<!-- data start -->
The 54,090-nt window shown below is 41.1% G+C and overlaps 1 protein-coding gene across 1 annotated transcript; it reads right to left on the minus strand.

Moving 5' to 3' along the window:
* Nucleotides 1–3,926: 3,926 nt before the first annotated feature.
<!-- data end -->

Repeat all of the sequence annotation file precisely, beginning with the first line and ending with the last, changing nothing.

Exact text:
The 54,090-nt window shown below is 41.1% G+C and overlaps 1 protein-coding gene across 1 annotated transcript; it reads right to left on the minus strand.

Moving 5' to 3' along the window:
* Nucleotides 1–3,926: 3,926 nt before the first annotated feature.